ILNews

Judge dismisses school uniform suit

Michael W. Hoskins
January 1, 2007
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The other shoe has dropped in the Anderson school uniform legal challenge as a federal judge in Indianapolis has dismissed the suit.

U.S. District Judge John D. Tinder granted summary judgment for the school district late Monday, denying a preliminary injunction request from pro se parent plaintiffs Laura and Scott Bell. The couple filed a suit in Madison Circuit Court July 17 against Anderson Community Schools, claiming that a policy set to start on the first day of school Aug. 20 would violate the constitutional right of children to a free education.

Judge Tinder found they "utterly failed" to respond to requests for document discovery and hadn't shown any likelihood to prevail in court. He hinted at dismissal late last week when canceling a hearing set for Monday because of couple's lack of response, and he wrote in this latest 25-page order that this cancellation did not deny them "their day in court."

"The Bells were, however, given all the protections afforded any litigant in federal court and, as pro se litigants, their complaint was liberally read and construed," Judge Tinder wrote. "It was the Bells who did not comply with the requirements of the court's scheduling order."

Any state law claims remaining in the suit would be remanded to state court in Madison County, he added.

This means the dress code - similar to those implemented in other Hoosier school districts such as the Indianapolis Public Schools that took effect this week - can take effect once school begins. The policy limits students to black, navy, or khaki pants or skirts and solid color shirts and sweaters. Students wouldn't be allowed to wear baggy pants or skirts sagging below the midriffs, or shirts with writing on them.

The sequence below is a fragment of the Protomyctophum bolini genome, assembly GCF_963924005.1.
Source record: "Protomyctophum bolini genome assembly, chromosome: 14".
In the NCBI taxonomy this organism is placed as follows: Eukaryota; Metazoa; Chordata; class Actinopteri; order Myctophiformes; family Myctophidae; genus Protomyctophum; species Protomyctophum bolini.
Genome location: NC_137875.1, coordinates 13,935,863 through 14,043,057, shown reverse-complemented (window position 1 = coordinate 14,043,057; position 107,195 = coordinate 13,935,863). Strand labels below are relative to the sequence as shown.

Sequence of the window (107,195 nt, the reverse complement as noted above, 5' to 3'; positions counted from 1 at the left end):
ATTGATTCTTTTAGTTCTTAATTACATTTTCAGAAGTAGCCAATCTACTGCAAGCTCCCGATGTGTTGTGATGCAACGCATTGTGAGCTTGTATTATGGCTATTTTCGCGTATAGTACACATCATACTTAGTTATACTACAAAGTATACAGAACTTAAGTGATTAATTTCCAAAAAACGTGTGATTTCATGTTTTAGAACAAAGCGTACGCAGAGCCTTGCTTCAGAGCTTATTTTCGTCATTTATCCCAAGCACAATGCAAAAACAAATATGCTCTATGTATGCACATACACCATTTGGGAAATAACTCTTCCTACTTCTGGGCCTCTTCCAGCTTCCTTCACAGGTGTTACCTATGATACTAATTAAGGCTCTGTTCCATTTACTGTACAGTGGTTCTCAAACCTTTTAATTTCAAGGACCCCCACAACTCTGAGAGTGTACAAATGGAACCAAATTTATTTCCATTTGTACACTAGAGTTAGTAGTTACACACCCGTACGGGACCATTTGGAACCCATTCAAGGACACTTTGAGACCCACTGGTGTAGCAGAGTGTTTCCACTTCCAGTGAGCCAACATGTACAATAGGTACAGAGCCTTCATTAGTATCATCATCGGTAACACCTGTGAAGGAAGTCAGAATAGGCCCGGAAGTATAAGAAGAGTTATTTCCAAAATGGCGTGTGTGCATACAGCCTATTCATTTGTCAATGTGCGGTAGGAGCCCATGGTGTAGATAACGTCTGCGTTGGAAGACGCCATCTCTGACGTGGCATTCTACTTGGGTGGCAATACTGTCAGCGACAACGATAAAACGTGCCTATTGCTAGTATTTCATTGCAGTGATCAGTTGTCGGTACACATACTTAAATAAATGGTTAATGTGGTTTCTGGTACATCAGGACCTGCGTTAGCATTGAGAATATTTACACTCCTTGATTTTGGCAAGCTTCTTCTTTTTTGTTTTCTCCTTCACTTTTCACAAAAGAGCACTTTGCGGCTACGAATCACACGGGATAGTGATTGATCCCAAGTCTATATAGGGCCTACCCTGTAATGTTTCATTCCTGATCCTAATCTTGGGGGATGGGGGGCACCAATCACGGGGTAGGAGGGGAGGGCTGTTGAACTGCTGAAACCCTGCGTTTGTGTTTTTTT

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  1. Video pen? Nice work, "JW"! Let this be a lesson and a caution to all disgruntled ex-spouses (or soon-to-be ex-spouses) . . . you may think that altercation is going to get you some satisfaction . . . it will not.

  2. First comment on this thread is a fitting final comment on this thread, as that the MCBA never answered Duncan's fine question, and now even Eric Holder agrees that the MCBA was in material error as to the facts: "I don't get it" from Duncan December 1, 2014 5:10 PM "The Grand Jury met for 25 days and heard 70 hours of testimony according to this article and they made a decision that no crime occurred. On what basis does the MCBA conclude that their decision was "unjust"? What special knowledge or evidence does the MCBA have that the Grand Jury hearing this matter was unaware of? The system that we as lawyers are sworn to uphold made a decision that there was insufficient proof that officer committed a crime. How can any of us say we know better what was right than the jury that actually heard all of the the evidence in this case."

  3. wow is this a bunch of bs! i know the facts!

  4. MCBA .... time for a new release about your entire membership (or is it just the alter ego) being "saddened and disappointed" in the failure to lynch a police officer protecting himself in the line of duty. But this time against Eric Holder and the Federal Bureau of Investigation: "WASHINGTON — Justice Department lawyers will recommend that no civil rights charges be brought against the police officer who fatally shot an unarmed teenager in Ferguson, Mo., after an F.B.I. investigation found no evidence to support charges, law enforcement officials said Wednesday." http://www.nytimes.com/2015/01/22/us/justice-department-ferguson-civil-rights-darren-wilson.html?ref=us&_r=0

  5. Dr wail asfour lives 3 hours from the hospital,where if he gets an emergency at least he needs three hours,while even if he is on call he should be in a location where it gives him max 10 minutes to be beside the patient,they get paid double on their on call days ,where look how they handle it,so if the death of the patient occurs on weekend and these doctors still repeat same pattern such issue should be raised,they should be closer to the patient.on other hand if all the death occured on the absence of the Dr and the nurses handle it,the nurses should get trained how to function appearntly they not that good,if the Dr lives 3 hours far from the hospital on his call days he should sleep in the hospital

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